There can be a few potential negatives from such a partnership. They include undue influence on consumer behavior. For example, partnering with a soft drink company may promote the consumption of soft drinks which goes against school nutrition guidelines and healthy eating habits taught at school. Additionally, schools that have benefitted from a sponsorship may feel indebted to the company. There is also the issue of bad media coverage. It is always wise to weigh the pros and cons of any sponsorship to ensure it is right for your school and the business partner.

Principles That Should Guide Company-School Partnerships

Students’ Welfare Must Be the Guiding Light

If the partnership compromises the students’ wellbeing, its costs outweigh the benefits. Schools should only consider partnering with companies whose ethos align with the school goals, principles, and vision. For example, companies that are known to have extreme political or religious stands should not be allowed to partner with schools.

Health Promotion before Sponsorship

A school should be a place to promote healthy living. It should promote the health and welfare of the students. If a commercial partnership undermines that guiding principle, the school should not consider such sponsorship. For example, a partnership that promotes alcohol consumption and items saturated in sugar and unhealthy fats should not be considered. It is also illegal to partner with a company that promotes the use of tobacco.

Students Should Be Protected From Undue Marketing Influence

Whichever partnership a school has with a company should protect the students from exposure to marketing messages. The students should not be persuaded to buy the company’s advertised products. They should also not be exhorted to buy the advertised products for their guardians/parents.

Corporate Sponsorships Should Not Fund a School’s Core Services

Companies go a long way towards helping schools with tight budgets. However, commercial sponsorships should only be used to complement core services, not directly fund them. For example, proceeds of such a partnership must not be used to hire staff or pay for teacher/administrator salaries. Those funds should be allocated by government entities.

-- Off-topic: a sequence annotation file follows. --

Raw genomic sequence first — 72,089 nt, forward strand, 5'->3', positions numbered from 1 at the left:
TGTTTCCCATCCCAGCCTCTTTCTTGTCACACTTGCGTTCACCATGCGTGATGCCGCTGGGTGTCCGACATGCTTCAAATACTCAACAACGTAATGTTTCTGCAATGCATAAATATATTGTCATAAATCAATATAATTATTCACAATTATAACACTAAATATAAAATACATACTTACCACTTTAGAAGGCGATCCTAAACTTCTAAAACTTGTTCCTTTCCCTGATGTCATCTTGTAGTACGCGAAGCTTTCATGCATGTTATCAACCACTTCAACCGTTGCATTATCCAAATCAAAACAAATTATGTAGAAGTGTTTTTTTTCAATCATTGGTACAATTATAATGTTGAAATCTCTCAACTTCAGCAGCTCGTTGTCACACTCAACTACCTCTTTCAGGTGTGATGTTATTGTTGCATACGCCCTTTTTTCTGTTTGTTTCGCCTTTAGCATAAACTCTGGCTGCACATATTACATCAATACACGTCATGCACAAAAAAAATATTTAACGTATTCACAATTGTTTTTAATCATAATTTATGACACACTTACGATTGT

Emphasis Should Be On Marketing Proportionality

If the school has a marketing agreement with a company, the school should be careful to not directly state that they endorse the products or the company. In addition, a company logo should not be larger than the school logo, for example, on the school’s website. Statements such as ‘company X is the leading player in field Y’ should be completely avoided. If the company is providing products and services, the school should not suggest that that company is the only player in that particular market. Such explicit marketing messages should be avoided.

Wrap Up

Do companies sponsor schools? Yes, they do. Companies have been at the frontline in helping schools fund programs and initiatives. Granted, this comes with a set of challenges, but if handled correctly and with the principles discussed above, companies can be prominent partners in the education sector. Ultimately, any partnership’s benefits to students/pupils must outweigh the costs.

Now that you are here, LeanStream is proud to present a whole host of fundraising, e-commerce, fees management, and donor engagement solutions. Please contact us if you need help in your school’s fundraising endeavors.